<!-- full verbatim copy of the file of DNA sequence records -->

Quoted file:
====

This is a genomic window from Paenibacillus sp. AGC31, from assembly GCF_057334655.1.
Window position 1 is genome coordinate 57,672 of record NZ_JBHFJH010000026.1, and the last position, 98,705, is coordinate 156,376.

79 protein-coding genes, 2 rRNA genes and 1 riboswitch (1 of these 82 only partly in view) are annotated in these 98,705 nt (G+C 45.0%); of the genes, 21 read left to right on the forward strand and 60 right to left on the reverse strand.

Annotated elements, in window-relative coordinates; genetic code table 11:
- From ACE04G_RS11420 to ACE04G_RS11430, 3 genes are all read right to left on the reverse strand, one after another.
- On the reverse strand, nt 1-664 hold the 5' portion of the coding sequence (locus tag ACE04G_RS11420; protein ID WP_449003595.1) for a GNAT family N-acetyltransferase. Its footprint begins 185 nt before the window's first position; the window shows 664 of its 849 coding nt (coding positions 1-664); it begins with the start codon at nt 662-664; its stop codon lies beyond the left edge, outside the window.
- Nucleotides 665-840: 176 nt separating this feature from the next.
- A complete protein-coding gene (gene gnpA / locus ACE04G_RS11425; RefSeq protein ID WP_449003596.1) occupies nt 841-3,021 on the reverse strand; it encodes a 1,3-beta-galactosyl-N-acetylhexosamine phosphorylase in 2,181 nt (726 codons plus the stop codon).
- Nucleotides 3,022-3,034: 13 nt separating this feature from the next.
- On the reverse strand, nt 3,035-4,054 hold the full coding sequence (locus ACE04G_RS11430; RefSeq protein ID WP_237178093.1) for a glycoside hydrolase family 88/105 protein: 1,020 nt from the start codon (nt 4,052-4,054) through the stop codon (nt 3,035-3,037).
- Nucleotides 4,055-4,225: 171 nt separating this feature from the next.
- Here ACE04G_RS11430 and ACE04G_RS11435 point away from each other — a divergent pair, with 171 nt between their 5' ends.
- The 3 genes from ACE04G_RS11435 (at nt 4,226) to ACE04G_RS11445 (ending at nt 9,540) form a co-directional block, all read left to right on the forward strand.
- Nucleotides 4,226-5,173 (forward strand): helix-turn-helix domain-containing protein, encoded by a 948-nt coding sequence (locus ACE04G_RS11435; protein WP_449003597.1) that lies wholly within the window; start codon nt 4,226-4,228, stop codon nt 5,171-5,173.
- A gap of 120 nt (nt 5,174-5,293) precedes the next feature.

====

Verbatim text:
This is a genomic window from Paenibacillus sp. AGC31, from assembly GCF_057334655.1.
Window position 1 is genome coordinate 57,672 of record NZ_JBHFJH010000026.1, and the last position, 98,705, is coordinate 156,376.

79 protein-coding genes, 2 rRNA genes and 1 riboswitch (1 of these 82 only partly in view) are annotated in these 98,705 nt (G+C 45.0%); of the genes, 21 read left to right on the forward strand and 60 right to left on the reverse strand.

Annotated elements, in window-relative coordinates; genetic code table 11:
- From ACE04G_RS11420 to ACE04G_RS11430, 3 genes are all read right to left on the reverse strand, one after another.
- On the reverse strand, nt 1-664 hold the 5' portion of the coding sequence (locus tag ACE04G_RS11420; protein ID WP_449003595.1) for a GNAT family N-acetyltransferase. Its footprint begins 185 nt before the window's first position; the window shows 664 of its 849 coding nt (coding positions 1-664); it begins with the start codon at nt 662-664; its stop codon lies beyond the left edge, outside the window.
- Nucleotides 665-840: 176 nt separating this feature from the next.
- A complete protein-coding gene (gene gnpA / locus ACE04G_RS11425; RefSeq protein ID WP_449003596.1) occupies nt 841-3,021 on the reverse strand; it encodes a 1,3-beta-galactosyl-N-acetylhexosamine phosphorylase in 2,181 nt (726 codons plus the stop codon).
- Nucleotides 3,022-3,034: 13 nt separating this feature from the next.
- On the reverse strand, nt 3,035-4,054 hold the full coding sequence (locus ACE04G_RS11430; RefSeq protein ID WP_237178093.1) for a glycoside hydrolase family 88/105 protein: 1,020 nt from the start codon (nt 4,052-4,054) through the stop codon (nt 3,035-3,037).
- Nucleotides 4,055-4,225: 171 nt separating this feature from the next.
- Here ACE04G_RS11430 and ACE04G_RS11435 point away from each other — a divergent pair, with 171 nt between their 5' ends.
- The 3 genes from ACE04G_RS11435 (at nt 4,226) to ACE04G_RS11445 (ending at nt 9,540) form a co-directional block, all read left to right on the forward strand.
- Nucleotides 4,226-5,173 (forward strand): helix-turn-helix domain-containing protein, encoded by a 948-nt coding sequence (locus ACE04G_RS11435; protein WP_449003597.1) that lies wholly within the window; start codon nt 4,226-4,228, stop codon nt 5,171-5,173.
- A gap of 120 nt (nt 5,174-5,293) precedes the next feature.